By editorial board • 

Advances in public education deserve acclaim, appreciation

Culture warriors have been amping up their attacks on public education to almost histrionic levels in recent years.

They have accused our schools of lacking rigor and discipline, infusing students with liberal values, failing to demand verifiable mastery, abdicating responsibility for instilling morality and neglecting the traditional mainstays of reading, writing and arithmetic. They demand a return to the more uniform and regimented model of what they view as our halcyon past — from the 1900s, if not the 1800s.

But they may, in fact, be pining for a past that never was anywhere near as sound as they make out — and one utterly incapable, in any event, of preparing pupils for the advanced technology permeating modern American life.

Back in the rural agrarian past of America’s early days, a grade school diploma was considered good enough for most kids and a high school diploma good enough for the vast majority of the rest. College was for doctors, lawyers and academics, who would predominantly come from the upper classes.

The school year typically only ran about 130 days, compared to about 180 today. And thanks to being exposed to more childhood diseases and pressed into more work demands at home, students attended, on average, only about 60% of the time.

In rural parts of our largely rural country, one-room schoolhouses relegated students of all grade levels to a single teacher — typically a woman of 16 to 20, as marrying was disqualifying in most jurisdictions and men were largely otherwise disposed.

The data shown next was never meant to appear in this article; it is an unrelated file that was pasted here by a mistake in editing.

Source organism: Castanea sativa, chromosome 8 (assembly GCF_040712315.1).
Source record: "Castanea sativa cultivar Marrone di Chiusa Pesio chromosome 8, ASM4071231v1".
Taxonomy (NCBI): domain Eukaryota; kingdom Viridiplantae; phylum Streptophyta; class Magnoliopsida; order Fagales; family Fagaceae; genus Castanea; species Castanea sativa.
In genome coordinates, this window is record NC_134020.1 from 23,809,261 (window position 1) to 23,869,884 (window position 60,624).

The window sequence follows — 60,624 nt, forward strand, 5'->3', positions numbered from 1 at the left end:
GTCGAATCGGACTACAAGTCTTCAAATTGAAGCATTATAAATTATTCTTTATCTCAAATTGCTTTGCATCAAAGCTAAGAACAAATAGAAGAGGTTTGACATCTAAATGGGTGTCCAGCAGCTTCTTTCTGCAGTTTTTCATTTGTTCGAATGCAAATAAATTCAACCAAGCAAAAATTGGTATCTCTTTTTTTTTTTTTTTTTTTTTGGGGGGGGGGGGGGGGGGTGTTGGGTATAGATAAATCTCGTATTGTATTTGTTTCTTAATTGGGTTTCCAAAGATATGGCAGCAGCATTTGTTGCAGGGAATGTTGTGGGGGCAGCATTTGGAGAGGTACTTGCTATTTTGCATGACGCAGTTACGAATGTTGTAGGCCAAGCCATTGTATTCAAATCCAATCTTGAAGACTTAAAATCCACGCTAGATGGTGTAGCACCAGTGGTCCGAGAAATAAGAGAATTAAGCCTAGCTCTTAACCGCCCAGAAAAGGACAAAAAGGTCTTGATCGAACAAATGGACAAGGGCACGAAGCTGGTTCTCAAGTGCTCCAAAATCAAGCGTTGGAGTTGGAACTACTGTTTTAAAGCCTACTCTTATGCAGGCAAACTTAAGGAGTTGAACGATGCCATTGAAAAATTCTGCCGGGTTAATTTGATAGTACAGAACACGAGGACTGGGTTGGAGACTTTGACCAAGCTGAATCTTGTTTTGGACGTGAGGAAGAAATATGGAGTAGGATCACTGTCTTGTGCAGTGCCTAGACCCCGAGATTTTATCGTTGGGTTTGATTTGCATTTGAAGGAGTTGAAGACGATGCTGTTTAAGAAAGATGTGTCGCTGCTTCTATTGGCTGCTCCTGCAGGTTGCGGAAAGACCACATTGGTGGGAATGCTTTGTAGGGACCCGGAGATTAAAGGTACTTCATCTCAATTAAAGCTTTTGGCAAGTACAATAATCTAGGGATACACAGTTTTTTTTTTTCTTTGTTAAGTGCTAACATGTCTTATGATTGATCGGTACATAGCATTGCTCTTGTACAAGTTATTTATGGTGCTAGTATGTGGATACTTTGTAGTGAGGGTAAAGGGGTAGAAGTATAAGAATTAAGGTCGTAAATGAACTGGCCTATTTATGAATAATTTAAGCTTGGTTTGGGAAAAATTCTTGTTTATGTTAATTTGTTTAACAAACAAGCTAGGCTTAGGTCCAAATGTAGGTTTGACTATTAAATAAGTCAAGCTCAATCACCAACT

The curriculum was heavy on civics, cyphering, composition, grammar, rhetoric, geography, history, the humanities and the classics. A lot more emphasis was put on rote memorization than on the critical thinking skills required in today’s world.

In 21st century America, even managing the family farm demands expertise in accounting, management and public policy, not to mention advanced agricultural science and methodology. That’s what it takes to be even minimally competitive these days.

Are our schools up to the challenge?

Judging from the dozens of stories our newspaper has published in recent years on innovative, cutting-edge programs, particularly at the high school level, we think they are. In fact, we think they are doing a vastly better job than their armchair critics are giving them credit for.

Students excelling in science and math can immerse themselves in competitive robotics and enroll in the likes of Mac High’s academically demanding Engineering and Aeronautic Sciences Academy. Colleagues can pursue academic studies, while gaining real-world experience on the side, in firefighting, metalworking, nursing, viticulture, childcare, auto mechanics, heavy equipment operation, construction, the culinary arts and myriad other increasingly competitive fields.

That’s as true in the Amity, Dayton, Sheridan, Willamina and Yamhill-Carlton districts as it is in the McMinnville School District. In their own way, each is rising to the challenge of producing graduates capable of coping with today’s unprecedented flux and complexity.

These are not your father’s schools, nor those of your father’s father’s father, heaven forbid. Nor should they be, as we need to be looking forward, not backward.

There’s no going back to simpler times. Those are gone for good. And, truth be told, it’s for the better in most regards.


Web Design and Web Development by Buildable